Word Paletting 11

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Here is another word paletting method I used, accidentally, in the Xnumber of monthstoyears that ensued, following my 15th stroke.

This is the poem I created, w/it.

title: ive never cast sew many lions


01a ten story fall can cause the

02pause of autumn‘s laws, w/

03in the breeze, to flute a tune 

04& siren’s song, amid the 

05snow, where angels angles  


06dog the cats as parrots, w/a

07shot of rum, begin to hum & 

08leat the lamb & kneel & prey, 


09so sellers say; the sea, they see, can be the

10seawolves, seen, upon the 


11scene, where mules who drool


12do bare the brunt & seem, so blunt, & to the

13point of no return, away 

 14from home, w/in the den, w/out the pride

1. Choose a fulcrum term; in this case, I’m using “fish”.


2. Connect words to your anchor  term to assemble your palette.                  


        Anchor Term:”fish” 


                           Palette:


                          (fish)-story


                         (fish)-tail


                         (fish)-tales are told


                pan-(fish)


             angel-(fish)


           parrot-(fish)


                dog-(fish)


                 cat-(fish)


             shell-(fish)


3. At this point, the title of the poem was identified:”eye have never cast sew many lines”, via looking at the anchor term: “fish” and using creative punning around.


The first punny part of this poem is in the fact that I used the anchor term, “fish”, then, only, thereafter, referred to it, in the title, which I added last.


Also, happy accidents and inadvertant connections were attempted to be identified in the words within/upon the palette.


4. Then, the wording was divided into a configuration, akin to a Shakesperean or Plutarchan sonnet, to make it possible for there to be a summarizing impact nature to the conclusion. (As it is, now, I haven’t wrangled the syllables into a 14-lined piece of magic.)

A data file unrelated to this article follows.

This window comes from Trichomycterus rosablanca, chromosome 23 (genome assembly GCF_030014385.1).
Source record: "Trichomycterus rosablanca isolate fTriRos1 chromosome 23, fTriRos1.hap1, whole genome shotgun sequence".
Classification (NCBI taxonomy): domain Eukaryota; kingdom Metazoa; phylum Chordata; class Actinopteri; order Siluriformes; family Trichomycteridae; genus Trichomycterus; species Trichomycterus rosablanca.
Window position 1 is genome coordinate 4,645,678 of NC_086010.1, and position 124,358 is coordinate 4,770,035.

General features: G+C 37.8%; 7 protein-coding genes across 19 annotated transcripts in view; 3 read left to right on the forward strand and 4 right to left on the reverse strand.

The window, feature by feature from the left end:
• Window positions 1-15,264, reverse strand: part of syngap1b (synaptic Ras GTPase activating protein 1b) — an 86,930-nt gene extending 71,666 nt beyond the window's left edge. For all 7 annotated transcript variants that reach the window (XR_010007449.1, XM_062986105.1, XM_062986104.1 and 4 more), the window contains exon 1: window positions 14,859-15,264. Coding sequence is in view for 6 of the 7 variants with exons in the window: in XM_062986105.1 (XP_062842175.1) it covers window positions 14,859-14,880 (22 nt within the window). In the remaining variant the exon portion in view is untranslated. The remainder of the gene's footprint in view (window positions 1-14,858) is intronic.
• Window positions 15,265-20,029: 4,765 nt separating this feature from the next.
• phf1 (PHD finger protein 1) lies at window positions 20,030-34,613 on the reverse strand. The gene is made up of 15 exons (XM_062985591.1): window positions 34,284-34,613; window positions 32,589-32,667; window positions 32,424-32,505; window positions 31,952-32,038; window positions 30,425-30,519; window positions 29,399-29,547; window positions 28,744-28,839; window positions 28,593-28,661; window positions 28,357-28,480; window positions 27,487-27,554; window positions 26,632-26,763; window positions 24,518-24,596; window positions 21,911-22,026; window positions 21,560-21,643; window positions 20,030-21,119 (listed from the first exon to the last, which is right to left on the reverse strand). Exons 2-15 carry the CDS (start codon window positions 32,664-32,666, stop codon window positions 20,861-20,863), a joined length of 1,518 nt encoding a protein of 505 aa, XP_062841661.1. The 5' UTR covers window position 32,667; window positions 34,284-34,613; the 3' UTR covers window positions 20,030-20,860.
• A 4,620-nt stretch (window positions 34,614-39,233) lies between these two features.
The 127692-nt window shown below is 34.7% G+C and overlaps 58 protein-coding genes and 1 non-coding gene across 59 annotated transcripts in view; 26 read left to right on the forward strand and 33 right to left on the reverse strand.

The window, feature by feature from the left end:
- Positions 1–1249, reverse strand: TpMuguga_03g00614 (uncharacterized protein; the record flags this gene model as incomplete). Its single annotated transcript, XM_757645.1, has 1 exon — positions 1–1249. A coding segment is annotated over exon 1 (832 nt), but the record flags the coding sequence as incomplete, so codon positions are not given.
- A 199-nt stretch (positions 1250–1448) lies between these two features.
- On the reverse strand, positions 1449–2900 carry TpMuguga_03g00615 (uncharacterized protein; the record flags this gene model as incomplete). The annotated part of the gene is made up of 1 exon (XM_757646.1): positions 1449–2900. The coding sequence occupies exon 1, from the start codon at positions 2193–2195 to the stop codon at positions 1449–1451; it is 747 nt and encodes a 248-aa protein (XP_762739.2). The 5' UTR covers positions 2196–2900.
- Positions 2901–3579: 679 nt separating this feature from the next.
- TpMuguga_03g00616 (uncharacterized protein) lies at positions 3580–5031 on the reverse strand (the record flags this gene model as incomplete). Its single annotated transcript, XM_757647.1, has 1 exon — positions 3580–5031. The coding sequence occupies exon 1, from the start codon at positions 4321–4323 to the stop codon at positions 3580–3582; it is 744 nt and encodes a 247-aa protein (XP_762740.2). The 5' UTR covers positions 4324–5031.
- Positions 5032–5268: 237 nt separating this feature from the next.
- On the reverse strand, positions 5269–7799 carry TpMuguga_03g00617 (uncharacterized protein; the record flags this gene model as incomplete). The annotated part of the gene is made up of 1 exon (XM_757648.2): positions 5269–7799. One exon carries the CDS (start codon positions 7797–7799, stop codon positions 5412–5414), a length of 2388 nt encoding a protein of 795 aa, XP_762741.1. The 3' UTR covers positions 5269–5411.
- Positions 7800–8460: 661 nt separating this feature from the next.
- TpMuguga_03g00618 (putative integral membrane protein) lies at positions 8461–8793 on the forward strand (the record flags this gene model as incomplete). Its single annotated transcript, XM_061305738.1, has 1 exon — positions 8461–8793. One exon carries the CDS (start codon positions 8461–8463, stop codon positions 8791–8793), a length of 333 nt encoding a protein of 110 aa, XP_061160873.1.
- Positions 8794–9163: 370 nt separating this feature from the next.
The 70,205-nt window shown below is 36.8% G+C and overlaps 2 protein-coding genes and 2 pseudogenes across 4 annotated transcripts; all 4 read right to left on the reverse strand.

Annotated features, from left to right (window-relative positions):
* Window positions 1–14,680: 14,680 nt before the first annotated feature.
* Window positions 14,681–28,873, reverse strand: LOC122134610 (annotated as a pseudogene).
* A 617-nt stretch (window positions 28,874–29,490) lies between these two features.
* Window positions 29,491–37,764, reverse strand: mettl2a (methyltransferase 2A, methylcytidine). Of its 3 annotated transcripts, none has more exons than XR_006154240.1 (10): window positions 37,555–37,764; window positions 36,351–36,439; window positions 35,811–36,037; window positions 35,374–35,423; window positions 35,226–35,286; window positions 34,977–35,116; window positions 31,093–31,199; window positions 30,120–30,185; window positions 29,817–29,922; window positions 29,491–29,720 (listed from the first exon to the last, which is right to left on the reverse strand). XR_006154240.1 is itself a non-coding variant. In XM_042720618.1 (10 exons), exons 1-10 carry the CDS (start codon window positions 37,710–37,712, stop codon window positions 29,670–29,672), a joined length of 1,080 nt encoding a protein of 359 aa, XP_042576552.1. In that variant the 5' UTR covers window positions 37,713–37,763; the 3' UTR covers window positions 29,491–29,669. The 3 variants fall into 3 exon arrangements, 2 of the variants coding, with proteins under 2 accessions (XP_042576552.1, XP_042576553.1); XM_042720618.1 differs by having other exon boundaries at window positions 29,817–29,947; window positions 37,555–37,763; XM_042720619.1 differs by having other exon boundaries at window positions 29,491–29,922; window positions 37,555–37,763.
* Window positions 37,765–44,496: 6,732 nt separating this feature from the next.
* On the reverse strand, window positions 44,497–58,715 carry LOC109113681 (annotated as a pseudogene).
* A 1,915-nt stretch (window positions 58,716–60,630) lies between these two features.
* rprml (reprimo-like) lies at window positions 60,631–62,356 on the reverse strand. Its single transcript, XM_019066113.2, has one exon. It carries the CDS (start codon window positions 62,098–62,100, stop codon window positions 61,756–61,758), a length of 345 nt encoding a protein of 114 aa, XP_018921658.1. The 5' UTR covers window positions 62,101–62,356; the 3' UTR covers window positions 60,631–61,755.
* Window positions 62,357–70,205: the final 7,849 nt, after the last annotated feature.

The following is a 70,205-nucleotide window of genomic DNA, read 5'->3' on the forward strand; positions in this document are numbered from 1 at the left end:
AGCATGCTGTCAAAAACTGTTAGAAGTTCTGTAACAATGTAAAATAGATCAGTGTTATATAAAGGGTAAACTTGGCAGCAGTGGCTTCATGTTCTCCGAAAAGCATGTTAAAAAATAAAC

5. Looking at the wording in the elements of your palette, determine where there is the potential for additional and enhanced usage of pun(s), such as: insel“-french, for salt, in connection  tosell“, as inshe sells seashells, down by the seashore“, where there is salty spray.

6. Here, use rock-tumbling: the process that a writer uses to hear the cadence of a poem ‘s rhythm and flow, prune and finesse the poem into “sonnet” form; technical- ly, this is not necessary, but hones one’s communicative prowess because it adds an additional dimension to what you’re doing as it places you, as a writer, on a unicycle, then places your unicycle up, on a tightrope, figuratively.


7. As in Step 3, likely, you can identify a prone, final line/ statement, already existent in/on your palette, to act as your poem’s final statement, eliminating, once again, the shackles of the demon rhetoric.


While creating your palette, you only want to include extremely well-polished, amaz- ing bits of communication. But, as in the poem, “ive never cast sew many lions”, the first line connects, content-wise, to the poem’s final line, just like an essay.


8. Perform rock-tumbling and bridge-building and add your personal touch, via rereading your poem and seeing where, if at all, you can add depth and/or enigma to your writing, by changing a homophone to its mate or changing words, like “at” or “and” to “@” or “&”.


 Contact me, at: mattramzzz@comcast.net or at: www.facebook.com/mattramzzz1971


 

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